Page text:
ONCE or twice a year a letter arrives from the town library with one of those see-through windows that either promise a check or threaten a bill - or worse. When the see-through window does, in fact, come from the library, it's worse - definitely worse.
Above your address on the pale blue paper - cool as ice - the motto is printed: ``Library Cards Are Priceless.''
Like most homilies, these words carry a hint of menace, especially since the message is a computer printout - especially since, below your name and address, in all capital letters, the robot delivers the command: PLEASE RETURN OVERDUE ITEMS.
In a tone any collection agency might admire, the notice continues: ``Our records show material listed has not yet been returned. Fine is computed from due date below.''
The meter is ticking. But that's the least of it. The phrase keeps repeating itself in your mind: ``I owe, I owe.'' And you're thinking about a lot more than the money. You stand accused of misappropriating public property. You have let your community down in deeper ways not specified. You have broken the heart of a social contract that nobody ever wrote and you never signed. You are guilty, after the manner of Kafka, or maybe Woody Allen.
It was Woody Allen years ago who did a stand-up routine about the consequences of the overdue library book. He imagined police cars converging about his house, red lights flashing. A voice resonates from a megaphone: ``The house is surrounded. Come out with your hands in the air.''
As the whole neighborhood gathers to witness his disgrace, Allen stumbles forth, the overdue book in one upraised hand.
The world is divided into two parts. There are the people, like Woody Al-len, who take these matters personally, as if they and they alone are the target. Then there are the other people, who are confident that all petty regulations, up to and including stop signs, are designed for the rest of the population, not them.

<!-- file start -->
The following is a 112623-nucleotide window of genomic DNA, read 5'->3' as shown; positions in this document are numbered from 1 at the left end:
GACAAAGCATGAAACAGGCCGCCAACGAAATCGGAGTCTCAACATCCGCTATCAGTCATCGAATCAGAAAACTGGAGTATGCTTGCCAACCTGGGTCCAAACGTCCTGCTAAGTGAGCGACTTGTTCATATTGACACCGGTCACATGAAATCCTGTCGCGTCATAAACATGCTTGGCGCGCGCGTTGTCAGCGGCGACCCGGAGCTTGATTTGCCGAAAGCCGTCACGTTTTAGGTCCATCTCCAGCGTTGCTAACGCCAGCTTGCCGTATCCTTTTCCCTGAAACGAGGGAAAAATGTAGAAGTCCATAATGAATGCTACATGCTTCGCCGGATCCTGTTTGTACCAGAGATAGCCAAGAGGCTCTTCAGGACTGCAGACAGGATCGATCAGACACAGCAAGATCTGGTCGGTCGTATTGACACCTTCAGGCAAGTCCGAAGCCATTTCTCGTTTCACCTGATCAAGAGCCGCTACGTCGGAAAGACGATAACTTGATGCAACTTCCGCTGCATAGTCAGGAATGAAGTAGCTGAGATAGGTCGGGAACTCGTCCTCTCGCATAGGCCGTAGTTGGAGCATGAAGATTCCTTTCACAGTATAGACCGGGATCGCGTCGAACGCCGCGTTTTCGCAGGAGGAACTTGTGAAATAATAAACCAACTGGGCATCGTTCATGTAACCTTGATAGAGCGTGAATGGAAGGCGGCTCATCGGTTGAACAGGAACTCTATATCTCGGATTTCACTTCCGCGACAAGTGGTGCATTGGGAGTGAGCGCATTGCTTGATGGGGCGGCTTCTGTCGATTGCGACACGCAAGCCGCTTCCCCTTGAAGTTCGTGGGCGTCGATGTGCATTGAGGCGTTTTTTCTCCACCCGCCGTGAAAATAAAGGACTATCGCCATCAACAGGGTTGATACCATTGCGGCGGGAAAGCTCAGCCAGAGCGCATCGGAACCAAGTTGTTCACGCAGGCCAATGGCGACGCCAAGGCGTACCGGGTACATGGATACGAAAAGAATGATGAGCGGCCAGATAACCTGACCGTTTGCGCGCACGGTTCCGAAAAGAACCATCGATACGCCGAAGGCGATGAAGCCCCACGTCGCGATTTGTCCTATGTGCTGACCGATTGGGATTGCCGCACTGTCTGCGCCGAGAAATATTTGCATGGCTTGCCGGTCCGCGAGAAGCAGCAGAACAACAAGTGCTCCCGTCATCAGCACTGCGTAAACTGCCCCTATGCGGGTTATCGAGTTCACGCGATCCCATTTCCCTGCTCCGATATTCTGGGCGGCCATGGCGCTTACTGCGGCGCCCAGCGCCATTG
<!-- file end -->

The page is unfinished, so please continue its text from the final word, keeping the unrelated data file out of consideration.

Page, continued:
What are we to be called? - we, the law-abiders, who presume every police car on the highway is following just us. We who receive IRS forms about this time of year with the certainty that a notice of audit will be enclosed. We who tremble when our toss at the litter basket (with the $50-fine sign) wobbles on the rim before falling in.
Call us the cadets of civil obedience. We are the players by the rules, and then some. We pay parking tickets within 24 hours, and when the turnpike toll light still remains red after the correct deposit, we throw another nickel or dime in the basket.
Try telling it to the computer, but the fact is, we do return books to the library punctually - compulsively. Nevertheless, when we receive our summons, we hunt everywhere for the books we no longer have before we dare ask the library to check its records.
This is comedy - the material of self-deprecating comedians like Woody Allen.
No great religion or philosophy was ever founded on the principle of getting your library books back on time.
Such a moral imperative is barely the beginning, and certainly not the end, of the ethics-and-character issues we are all rapidly getting weary of.
And yet the poet W.H. Auden - hardly a man given to shopkeeper's morality - once observed that the duty of the artist, like everybody else, is to pay his way, to meet the small obligations of life.
In a world where White House bureaucrats consider themselves beyond accountability, where Wall Street speculators play the economy like a slot machine, where law school professors pick and choose their laws to obey - well, who knows? Perhaps civilization depends more than anybody realizes on the existence of a given number of people who will not jaywalk at 3 o'clock in the morning because it's against the rules - and besides, all these policemen will pull up and surround you, sirens screaming, red lights flashing. The first thing they'll do is check out your driver's license for any previous jaywalking convictions - and then, oh boy, they'll really get down to business and ask for your library card.
A Wednesday and Friday column